Video On Instagram: Facebook Adds 15-Second Videos To Photo-Sharing App

Video, meet Instagram.

Facebook on Thursday announced that it had added video recording, editing, filtering and sharing capabilities to Instagram, the immensely popular photo sharing service Facebook bought last year for $1 billion.

"We need to do to video what we did to photos," said Kevin Systrom, the co-founder and CEO of Instagram. "What we've done is made Instagram better."

The app allows Instagram's 130 million monthly active users to record 15-second collages of video clips. Users can delete and re-record clips, and the app features Cinema, a video stabilization tool. Like photos that are shared on the app, videos on Instagram will have 13 custom filters.

If any of this sounds familiar, it's because Facebook is taking a page right from Twitter's book.

In January, Twitter released Vine, an app that records (and then plays on a loop) 6-second video clips.

For Twitter, Vine has been nothing short of a huge success. In the five months the app has been out, it's amassed 13 million users, according to Twitter. (The company wouldn't clarify if these are actually active users or just registered users.)

But earlier this month, six days after releasing Vine for Android, shares on Twitter of Vine videos surpassed Twitter shares of Instagram photos, The Verge reported. (Instagram photos are not integrated in Twitter's timeline the same way that Vine videos are. Instagram requires users to leave Twitter to see photos whereas Vine videos are viewable in the Twitter timeline.)

But there are some key differences between Instagram videos and Vine. Videos on Instagram are more than twice as long, and they don't loop, or repeat, when they're over. Vine also doesn't allow users to edit and delete clips in the collage and doesn't have an image stabilization feature or filters.

"They didn't set out to copycat Vine," said Nate Elliott, an analyst at Forrester Research. "They took it to the next level."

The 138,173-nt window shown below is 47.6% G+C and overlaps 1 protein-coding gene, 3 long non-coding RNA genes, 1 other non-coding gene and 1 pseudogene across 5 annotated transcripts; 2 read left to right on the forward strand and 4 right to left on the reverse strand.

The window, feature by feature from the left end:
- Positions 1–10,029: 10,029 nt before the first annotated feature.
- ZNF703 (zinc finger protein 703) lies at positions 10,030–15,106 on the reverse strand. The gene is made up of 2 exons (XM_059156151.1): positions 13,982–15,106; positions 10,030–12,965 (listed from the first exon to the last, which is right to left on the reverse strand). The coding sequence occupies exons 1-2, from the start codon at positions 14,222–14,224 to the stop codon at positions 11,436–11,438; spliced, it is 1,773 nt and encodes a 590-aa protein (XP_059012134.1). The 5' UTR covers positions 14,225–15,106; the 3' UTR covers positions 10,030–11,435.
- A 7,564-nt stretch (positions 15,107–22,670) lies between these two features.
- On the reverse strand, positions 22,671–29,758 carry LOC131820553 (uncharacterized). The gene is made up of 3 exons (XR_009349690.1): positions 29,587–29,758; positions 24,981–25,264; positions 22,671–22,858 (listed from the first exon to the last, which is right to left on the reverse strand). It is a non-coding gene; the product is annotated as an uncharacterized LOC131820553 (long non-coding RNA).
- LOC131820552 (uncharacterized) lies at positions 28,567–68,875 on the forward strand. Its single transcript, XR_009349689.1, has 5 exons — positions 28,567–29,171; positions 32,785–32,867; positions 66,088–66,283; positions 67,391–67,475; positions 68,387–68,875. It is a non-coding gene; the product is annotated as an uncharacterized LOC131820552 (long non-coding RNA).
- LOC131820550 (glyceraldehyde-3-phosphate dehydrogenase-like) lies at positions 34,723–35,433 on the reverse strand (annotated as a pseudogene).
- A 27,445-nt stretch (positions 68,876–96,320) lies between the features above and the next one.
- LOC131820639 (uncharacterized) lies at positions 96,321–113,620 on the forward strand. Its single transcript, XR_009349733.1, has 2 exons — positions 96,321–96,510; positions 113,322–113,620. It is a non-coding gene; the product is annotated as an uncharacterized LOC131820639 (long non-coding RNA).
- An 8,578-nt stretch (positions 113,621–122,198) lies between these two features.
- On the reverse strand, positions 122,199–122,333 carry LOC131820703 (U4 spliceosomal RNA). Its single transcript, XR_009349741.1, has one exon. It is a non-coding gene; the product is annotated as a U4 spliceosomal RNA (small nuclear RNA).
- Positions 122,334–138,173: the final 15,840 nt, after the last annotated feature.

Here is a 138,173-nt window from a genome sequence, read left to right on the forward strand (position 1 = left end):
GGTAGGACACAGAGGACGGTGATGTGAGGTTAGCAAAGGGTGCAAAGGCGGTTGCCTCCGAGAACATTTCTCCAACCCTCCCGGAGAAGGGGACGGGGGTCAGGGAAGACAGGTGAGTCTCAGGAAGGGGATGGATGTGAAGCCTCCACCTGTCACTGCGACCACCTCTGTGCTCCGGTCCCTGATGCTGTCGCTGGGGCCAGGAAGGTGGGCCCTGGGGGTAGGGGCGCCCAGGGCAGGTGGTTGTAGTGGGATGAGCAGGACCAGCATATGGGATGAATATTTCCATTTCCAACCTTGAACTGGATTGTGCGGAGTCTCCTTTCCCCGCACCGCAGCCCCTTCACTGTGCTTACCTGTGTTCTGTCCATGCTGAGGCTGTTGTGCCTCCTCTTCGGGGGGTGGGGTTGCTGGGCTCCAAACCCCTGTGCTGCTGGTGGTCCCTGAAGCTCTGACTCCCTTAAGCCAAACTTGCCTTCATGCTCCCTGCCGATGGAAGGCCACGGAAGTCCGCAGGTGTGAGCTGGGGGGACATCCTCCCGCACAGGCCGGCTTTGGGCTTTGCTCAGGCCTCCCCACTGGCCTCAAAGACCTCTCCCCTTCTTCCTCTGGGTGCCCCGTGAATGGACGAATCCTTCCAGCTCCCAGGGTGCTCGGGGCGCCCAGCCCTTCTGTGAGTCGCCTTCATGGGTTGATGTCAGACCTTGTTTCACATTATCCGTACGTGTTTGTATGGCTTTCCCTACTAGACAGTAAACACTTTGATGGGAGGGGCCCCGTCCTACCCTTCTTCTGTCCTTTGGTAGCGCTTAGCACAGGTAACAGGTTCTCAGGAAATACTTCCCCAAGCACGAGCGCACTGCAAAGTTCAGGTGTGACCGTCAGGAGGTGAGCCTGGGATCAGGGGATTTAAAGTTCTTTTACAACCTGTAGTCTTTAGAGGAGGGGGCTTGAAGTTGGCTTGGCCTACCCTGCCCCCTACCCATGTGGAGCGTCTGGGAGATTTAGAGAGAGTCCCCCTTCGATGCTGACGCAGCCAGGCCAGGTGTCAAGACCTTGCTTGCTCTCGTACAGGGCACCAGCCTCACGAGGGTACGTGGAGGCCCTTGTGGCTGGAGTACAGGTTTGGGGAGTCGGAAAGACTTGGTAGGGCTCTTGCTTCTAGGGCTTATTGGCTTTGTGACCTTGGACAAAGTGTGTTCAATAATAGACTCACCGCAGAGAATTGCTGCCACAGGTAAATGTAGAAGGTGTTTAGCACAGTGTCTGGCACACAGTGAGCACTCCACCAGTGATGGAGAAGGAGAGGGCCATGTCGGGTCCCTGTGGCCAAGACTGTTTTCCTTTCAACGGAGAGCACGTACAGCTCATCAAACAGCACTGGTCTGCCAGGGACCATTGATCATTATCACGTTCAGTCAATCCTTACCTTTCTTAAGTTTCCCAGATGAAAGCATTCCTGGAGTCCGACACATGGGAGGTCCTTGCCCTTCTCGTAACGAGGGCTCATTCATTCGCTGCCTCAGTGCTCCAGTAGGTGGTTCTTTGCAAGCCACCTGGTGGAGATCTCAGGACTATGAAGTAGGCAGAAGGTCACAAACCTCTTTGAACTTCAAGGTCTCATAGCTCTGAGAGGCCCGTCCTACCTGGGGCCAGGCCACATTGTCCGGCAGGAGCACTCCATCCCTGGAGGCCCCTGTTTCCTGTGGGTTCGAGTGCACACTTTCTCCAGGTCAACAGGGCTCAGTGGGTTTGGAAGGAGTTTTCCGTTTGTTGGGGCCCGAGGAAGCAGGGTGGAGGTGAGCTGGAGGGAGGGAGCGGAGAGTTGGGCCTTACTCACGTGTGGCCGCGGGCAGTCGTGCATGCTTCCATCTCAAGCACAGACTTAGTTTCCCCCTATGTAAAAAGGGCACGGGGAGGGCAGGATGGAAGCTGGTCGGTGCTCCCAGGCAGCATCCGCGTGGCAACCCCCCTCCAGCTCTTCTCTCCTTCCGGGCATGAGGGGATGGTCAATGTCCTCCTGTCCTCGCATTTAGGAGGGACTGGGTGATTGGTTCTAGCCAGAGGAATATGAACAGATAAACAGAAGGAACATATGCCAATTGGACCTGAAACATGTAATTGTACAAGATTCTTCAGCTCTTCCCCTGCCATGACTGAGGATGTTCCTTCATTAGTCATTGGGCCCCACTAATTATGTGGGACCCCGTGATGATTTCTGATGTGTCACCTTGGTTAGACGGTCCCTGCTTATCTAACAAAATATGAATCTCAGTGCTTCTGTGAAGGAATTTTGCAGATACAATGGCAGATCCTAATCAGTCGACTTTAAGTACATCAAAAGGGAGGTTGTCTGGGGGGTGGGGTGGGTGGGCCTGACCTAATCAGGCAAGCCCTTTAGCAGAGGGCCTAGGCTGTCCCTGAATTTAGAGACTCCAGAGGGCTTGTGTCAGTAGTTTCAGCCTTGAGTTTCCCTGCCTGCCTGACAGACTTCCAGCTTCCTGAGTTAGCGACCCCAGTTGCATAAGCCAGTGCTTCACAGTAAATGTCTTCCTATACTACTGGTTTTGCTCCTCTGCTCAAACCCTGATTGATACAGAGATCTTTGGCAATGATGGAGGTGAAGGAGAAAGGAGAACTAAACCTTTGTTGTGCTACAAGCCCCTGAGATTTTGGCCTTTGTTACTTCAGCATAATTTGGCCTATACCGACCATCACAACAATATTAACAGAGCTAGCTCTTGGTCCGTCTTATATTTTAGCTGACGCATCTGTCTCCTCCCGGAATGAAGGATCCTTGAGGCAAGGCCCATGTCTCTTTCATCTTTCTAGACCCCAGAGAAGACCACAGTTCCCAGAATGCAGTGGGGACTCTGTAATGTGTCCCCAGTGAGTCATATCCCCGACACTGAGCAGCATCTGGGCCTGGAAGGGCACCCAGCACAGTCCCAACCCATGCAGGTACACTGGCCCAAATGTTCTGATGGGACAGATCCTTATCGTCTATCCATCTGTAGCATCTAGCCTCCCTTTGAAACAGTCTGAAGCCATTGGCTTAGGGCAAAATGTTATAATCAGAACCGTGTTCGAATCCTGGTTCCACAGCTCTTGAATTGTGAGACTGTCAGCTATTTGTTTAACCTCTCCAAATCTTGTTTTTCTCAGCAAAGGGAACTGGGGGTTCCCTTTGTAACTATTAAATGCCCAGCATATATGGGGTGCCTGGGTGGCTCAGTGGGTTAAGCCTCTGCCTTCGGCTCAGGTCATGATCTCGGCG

Elliott said that Facebook's borrowing from other sites and services, like it did with check-ins (Foursquare), timeline redesigns (Twitter) and, most recently, hashtags (again, Twitter), has largely been a successful strategy for the social network.

"If you mix liberal borrowing with their own in-house innovation, then that's a great strategy for keeping the site fresh," Elliott said.

Brian Blau, research director in consumer technology at Gartner, noted that Facebook and Instagram had looked beyond traditional social networks, to specialty apps and expensive video editing software, for inspiration for Instagram's new tools.

"None of these features are new," Blau said. "They're just new for Instagram. It's just who it is and what they're doing and how they're doing it."

"All of a sudden you have very compelling video content creation platform," Blau added.

Elliott said it's logical that Instagram would borrow technology and features from other apps and services because it's worked so well for Facebook.

"Their strategy of borrowed innovation has largely been successful for them and has contributed to their overall success at a service," he said. "So it's no surprise to see Instagram following its new parent's lead."

Instagram No-Nos